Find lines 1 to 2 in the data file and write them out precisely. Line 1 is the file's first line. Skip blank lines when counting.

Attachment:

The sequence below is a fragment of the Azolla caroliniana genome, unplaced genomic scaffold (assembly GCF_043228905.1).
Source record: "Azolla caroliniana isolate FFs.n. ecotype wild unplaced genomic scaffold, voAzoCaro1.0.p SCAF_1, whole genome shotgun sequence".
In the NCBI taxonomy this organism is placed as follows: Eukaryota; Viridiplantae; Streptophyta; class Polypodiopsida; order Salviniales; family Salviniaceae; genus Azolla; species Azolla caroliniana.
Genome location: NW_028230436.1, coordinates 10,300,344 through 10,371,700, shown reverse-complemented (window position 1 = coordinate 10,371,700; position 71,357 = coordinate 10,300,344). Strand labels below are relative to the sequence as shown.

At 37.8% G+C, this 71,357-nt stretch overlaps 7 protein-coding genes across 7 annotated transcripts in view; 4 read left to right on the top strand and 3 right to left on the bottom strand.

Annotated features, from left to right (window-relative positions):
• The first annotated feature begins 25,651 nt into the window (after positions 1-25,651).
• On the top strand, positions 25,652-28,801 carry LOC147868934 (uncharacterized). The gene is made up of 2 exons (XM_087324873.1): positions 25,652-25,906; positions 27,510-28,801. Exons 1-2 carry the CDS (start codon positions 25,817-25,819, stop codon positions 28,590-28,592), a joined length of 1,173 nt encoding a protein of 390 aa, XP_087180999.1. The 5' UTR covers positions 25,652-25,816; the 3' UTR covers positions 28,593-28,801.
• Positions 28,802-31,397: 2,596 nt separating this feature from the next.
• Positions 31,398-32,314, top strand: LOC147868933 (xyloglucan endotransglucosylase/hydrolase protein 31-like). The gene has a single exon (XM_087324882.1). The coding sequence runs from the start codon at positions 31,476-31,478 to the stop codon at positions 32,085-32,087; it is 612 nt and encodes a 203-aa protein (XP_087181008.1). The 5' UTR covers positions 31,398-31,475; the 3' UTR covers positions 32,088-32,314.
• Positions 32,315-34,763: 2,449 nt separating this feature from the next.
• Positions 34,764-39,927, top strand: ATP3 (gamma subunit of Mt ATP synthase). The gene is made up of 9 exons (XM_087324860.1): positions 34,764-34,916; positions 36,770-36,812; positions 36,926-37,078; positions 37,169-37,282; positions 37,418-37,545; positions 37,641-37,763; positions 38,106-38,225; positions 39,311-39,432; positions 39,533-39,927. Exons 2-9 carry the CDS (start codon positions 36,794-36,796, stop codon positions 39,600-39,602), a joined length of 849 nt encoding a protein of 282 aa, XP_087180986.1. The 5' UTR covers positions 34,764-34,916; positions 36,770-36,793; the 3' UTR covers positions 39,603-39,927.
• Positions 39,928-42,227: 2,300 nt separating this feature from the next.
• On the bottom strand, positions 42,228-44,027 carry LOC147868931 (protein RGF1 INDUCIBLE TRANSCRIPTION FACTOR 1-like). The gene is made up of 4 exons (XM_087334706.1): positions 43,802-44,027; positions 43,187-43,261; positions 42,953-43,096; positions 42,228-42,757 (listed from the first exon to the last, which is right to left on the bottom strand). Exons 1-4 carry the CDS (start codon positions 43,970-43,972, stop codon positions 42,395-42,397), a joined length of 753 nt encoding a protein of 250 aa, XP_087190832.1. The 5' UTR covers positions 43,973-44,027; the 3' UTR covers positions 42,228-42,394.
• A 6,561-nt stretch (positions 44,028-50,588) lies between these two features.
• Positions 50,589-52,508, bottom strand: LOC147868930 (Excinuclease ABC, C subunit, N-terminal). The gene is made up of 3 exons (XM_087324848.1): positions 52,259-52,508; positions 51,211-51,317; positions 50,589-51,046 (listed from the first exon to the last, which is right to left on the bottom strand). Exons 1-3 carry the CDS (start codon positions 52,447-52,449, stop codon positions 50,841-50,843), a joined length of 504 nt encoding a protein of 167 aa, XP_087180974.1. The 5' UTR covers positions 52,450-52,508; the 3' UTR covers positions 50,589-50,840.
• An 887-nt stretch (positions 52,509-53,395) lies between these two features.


The sequence below is a fragment of the Azolla caroliniana genome, unplaced genomic scaffold (assembly GCF_043228905.1).
Source record: "Azolla caroliniana isolate FFs.n. ecotype wild unplaced genomic scaffold, voAzoCaro1.0.p SCAF_1, whole genome shotgun sequence".